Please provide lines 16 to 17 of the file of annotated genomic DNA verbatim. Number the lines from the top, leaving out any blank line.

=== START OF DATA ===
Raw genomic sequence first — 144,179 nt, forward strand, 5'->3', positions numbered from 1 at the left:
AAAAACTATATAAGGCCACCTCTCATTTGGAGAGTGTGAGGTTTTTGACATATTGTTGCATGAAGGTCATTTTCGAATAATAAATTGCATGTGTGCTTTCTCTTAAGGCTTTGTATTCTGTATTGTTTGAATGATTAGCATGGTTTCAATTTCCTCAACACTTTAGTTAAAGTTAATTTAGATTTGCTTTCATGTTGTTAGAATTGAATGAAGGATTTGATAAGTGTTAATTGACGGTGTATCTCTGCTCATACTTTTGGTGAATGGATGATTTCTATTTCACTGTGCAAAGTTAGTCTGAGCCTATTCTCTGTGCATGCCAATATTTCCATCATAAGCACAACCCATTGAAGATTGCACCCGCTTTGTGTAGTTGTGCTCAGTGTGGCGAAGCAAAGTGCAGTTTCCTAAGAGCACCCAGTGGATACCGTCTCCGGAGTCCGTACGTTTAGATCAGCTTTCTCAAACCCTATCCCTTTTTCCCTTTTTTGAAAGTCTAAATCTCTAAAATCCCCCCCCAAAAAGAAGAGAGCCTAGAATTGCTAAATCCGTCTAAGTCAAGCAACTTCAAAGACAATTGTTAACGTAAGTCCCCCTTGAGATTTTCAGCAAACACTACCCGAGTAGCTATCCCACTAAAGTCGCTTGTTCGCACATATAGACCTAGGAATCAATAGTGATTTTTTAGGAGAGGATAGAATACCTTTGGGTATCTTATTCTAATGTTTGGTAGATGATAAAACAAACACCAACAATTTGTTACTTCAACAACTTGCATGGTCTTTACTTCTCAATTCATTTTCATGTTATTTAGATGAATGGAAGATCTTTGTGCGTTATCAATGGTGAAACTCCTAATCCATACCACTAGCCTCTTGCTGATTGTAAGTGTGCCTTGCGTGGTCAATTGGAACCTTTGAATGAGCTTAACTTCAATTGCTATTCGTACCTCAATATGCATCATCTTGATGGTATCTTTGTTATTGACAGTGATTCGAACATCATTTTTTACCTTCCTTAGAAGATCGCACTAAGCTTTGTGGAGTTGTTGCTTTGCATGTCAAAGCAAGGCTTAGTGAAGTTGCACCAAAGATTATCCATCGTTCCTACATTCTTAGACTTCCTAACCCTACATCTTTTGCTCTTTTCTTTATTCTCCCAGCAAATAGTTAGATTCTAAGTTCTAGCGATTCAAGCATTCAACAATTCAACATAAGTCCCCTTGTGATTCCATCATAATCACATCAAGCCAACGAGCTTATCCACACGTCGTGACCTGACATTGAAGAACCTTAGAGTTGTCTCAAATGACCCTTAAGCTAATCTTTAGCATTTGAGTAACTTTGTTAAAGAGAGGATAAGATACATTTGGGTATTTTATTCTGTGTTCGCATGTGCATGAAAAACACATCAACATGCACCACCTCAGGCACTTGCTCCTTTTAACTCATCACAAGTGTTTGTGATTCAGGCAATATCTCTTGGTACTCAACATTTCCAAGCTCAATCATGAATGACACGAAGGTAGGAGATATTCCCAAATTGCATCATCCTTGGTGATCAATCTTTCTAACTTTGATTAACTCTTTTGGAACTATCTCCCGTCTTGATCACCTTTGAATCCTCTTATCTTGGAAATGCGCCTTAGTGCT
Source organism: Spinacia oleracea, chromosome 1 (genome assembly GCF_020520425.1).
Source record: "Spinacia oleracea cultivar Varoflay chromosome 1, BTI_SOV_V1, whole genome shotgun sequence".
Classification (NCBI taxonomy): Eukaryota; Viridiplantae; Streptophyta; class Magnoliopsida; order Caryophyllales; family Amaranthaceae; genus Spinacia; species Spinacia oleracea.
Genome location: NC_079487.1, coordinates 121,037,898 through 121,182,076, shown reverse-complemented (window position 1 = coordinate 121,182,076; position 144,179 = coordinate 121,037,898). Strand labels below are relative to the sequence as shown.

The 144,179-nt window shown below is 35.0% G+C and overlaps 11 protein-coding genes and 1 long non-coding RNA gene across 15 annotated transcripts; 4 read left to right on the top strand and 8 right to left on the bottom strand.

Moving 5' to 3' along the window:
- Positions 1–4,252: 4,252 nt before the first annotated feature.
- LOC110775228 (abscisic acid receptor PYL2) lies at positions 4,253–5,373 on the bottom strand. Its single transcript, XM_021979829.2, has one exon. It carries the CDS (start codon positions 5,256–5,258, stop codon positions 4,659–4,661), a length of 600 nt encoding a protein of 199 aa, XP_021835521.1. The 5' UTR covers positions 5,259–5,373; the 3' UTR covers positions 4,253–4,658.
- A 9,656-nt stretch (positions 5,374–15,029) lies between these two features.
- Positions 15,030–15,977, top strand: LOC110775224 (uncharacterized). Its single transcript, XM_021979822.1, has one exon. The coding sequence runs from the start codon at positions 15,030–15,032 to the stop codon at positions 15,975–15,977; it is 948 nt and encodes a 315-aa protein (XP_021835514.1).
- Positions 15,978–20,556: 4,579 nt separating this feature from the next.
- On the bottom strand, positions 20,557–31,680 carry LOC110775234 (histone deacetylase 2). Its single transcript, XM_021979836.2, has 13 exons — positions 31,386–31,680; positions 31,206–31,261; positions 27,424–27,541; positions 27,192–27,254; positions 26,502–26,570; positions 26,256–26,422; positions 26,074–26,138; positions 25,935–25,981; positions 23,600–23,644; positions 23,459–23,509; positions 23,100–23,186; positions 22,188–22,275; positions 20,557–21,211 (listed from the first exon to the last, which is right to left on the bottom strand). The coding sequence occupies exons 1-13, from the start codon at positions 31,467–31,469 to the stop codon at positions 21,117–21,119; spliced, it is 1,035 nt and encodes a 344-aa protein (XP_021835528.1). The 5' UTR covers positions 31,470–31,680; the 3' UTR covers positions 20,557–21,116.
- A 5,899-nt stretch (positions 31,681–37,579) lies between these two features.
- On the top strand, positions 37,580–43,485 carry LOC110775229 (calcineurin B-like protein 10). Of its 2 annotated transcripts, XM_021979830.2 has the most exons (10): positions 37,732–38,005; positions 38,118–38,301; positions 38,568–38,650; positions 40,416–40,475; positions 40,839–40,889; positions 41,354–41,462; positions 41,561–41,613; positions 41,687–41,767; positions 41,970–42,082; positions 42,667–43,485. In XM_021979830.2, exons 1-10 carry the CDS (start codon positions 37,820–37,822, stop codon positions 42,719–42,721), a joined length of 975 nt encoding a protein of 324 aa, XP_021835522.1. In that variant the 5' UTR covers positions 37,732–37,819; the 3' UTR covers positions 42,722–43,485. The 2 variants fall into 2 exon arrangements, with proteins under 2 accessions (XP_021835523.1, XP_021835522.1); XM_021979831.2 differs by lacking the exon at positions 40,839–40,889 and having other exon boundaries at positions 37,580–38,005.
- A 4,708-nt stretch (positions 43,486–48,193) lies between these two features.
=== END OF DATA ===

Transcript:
- On the top strand, positions 37,580–43,485 carry LOC110775229 (calcineurin B-like protein 10). Of its 2 annotated transcripts, XM_021979830.2 has the most exons (10): positions 37,732–38,005; positions 38,118–38,301; positions 38,568–38,650; positions 40,416–40,475; positions 40,839–40,889; positions 41,354–41,462; positions 41,561–41,613; positions 41,687–41,767; positions 41,970–42,082; positions 42,667–43,485. In XM_021979830.2, exons 1-10 carry the CDS (start codon positions 37,820–37,822, stop codon positions 42,719–42,721), a joined length of 975 nt encoding a protein of 324 aa, XP_021835522.1. In that variant the 5' UTR covers positions 37,732–37,819; the 3' UTR covers positions 42,722–43,485. The 2 variants fall into 2 exon arrangements, with proteins under 2 accessions (XP_021835523.1, XP_021835522.1); XM_021979831.2 differs by lacking the exon at positions 40,839–40,889 and having other exon boundaries at positions 37,580–38,005.
- A 4,708-nt stretch (positions 43,486–48,193) lies between these two features.